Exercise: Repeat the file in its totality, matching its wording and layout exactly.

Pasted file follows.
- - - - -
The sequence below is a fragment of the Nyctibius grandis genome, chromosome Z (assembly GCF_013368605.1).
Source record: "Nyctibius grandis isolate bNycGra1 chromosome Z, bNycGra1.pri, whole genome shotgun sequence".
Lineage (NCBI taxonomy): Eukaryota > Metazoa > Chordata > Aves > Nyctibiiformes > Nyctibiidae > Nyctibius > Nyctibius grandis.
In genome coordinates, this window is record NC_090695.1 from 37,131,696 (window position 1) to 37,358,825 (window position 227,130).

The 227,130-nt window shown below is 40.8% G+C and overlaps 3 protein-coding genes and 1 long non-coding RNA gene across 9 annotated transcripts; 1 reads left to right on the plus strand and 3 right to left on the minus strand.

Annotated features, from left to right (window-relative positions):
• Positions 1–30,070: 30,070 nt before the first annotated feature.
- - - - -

The sequence below is a fragment of the Nyctibius grandis genome, chromosome Z (assembly GCF_013368605.1).
Source record: "Nyctibius grandis isolate bNycGra1 chromosome Z, bNycGra1.pri, whole genome shotgun sequence".
Lineage (NCBI taxonomy): Eukaryota > Metazoa > Chordata > Aves > Nyctibiiformes > Nyctibiidae > Nyctibius > Nyctibius grandis.
In genome coordinates, this window is record NC_090695.1 from 37,131,696 (window position 1) to 37,358,825 (window position 227,130).

The 227,130-nt window shown below is 40.8% G+C and overlaps 3 protein-coding genes and 1 long non-coding RNA gene across 9 annotated transcripts; 1 reads left to right on the plus strand and 3 right to left on the minus strand.

Annotated features, from left to right (window-relative positions):
• Positions 1–30,070: 30,070 nt before the first annotated feature.